0

I want to execute python from php and I do have a script that works fine for default python interpreter. I have centos with default python 2.6.6 which is installed at /usr/bin/python and python 2.7.3 which is installed at /usr/local/bin/python2.7. You can see what is the default python version:

[root@me ~]# python -V
Python 2.6.6

[root@me ~]# python2.7 -V
Python 2.7.3

How do I make python 2.7.3 default python on my OS. So when i run python -V i should get 2.7.3?

I know it is bad. The alternative is to uninstall python 2.7.3 and I do not know how to do this.

1

The way I see it, you have three options.

  • /usr/bin/python is actually a symlink to the python version that needs to be defaulted. You can simply resymlink that to python2.7 and you should be good on that front. If you don't need python 2.6.6 then why keep it there. You can remove it.

  • Your second option is to alias python=/usr/bin/python2.7 in your bashrc file. This will default to python2.7 at all times.

  • Your third and final option, which is preferable over all the previous options is to use virtualenv.

Virtualenv will create a virtual environment container for you in your current directory. You can do your changes in that environment without affecting your system as other systemwide application might be using python2.6. This is the best and safest option with the least amount of effort involved.

Be Careful: The first two options are viable options but they are not good options as they require an assumption that your system does not need python2.6.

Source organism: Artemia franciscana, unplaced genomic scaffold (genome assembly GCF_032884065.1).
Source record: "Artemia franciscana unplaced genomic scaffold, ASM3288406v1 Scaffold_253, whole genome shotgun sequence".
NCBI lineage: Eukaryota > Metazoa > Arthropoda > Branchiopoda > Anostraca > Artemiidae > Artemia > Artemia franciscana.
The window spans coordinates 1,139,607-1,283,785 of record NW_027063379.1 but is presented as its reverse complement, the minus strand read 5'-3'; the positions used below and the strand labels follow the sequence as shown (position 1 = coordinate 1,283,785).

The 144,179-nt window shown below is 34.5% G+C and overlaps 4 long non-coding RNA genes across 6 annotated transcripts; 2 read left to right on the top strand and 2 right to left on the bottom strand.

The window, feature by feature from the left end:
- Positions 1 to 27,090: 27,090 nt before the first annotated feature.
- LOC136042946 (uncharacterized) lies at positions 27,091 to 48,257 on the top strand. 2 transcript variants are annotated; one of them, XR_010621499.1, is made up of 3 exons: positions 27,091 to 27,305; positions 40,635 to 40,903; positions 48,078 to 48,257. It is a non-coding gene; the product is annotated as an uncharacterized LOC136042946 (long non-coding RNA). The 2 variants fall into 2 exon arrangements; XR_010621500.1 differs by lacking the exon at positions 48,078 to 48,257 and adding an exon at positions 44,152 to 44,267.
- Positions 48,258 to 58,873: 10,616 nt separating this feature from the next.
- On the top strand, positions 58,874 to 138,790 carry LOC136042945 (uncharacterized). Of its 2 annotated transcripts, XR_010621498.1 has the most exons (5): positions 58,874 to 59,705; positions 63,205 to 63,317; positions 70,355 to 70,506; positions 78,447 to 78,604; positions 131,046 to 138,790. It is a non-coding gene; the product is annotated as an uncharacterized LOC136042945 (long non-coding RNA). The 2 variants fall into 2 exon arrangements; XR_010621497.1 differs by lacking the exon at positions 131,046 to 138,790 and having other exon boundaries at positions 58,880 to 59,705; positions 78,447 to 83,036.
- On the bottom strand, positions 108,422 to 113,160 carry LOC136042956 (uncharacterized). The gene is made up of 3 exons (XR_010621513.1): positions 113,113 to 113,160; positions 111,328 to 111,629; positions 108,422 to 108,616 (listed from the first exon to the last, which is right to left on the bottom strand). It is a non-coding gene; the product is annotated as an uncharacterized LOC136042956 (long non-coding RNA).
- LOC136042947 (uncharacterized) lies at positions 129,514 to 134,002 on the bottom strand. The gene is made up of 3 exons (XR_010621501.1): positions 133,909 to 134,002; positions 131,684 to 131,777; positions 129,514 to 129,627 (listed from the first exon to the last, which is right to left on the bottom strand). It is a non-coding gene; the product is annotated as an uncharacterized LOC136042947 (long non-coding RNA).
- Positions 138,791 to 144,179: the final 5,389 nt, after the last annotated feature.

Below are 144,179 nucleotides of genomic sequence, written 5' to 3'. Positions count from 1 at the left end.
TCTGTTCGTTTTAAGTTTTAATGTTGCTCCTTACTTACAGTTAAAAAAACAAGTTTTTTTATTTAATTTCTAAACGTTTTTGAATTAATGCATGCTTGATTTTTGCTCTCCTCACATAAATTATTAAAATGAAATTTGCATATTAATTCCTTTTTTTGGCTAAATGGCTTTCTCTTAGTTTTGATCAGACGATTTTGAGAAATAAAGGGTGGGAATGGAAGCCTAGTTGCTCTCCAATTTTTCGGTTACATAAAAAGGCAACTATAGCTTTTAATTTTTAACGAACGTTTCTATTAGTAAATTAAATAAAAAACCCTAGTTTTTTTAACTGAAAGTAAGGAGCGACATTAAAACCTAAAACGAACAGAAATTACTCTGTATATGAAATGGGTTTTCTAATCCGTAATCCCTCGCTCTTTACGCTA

UPDATE If you want an easy fix, at the beginning of your python script you can add the following shebang

#!/usr/bin/env python2.7

This will give you the ability to run that specific script under 2.7. My previous suggestions were on a system-wide basis. But if you only want it on one script, this should suffice. After you do that, make the script executable and simply execute it like any other executable by using ./test.py

To run your script from php, you will have to follow this post that gives you the snippet to be able to do it.

  • Hi, will alias thing work for exec command such exec("/usr/bin/python /test.py", $output). I mean will then be executed python 2.6.6. or 2.7.3? – Brana Jan 2 '15 at 16:49
  • @Brana I updated my answer for you. – Digisec Jan 2 '15 at 16:56
  • Hi, I have tried this but no matter what i use as #!/usr/bin/env python2.7 it is the same. I think that just what I use in exec("/usr/bin/python /test.py", $output) matters. – Brana Jan 2 '15 at 17:10
  • Could be Virtualenv version used with exec? – Brana Jan 2 '15 at 17:16
  • I still don't understand why you want to use exec when you can simply call the script ! – Digisec Jan 2 '15 at 17:24

Your Answer

By clicking “Post Your Answer”, you agree to our terms of service, privacy policy and cookie policy

Not the answer you're looking for? Browse other questions tagged or ask your own question.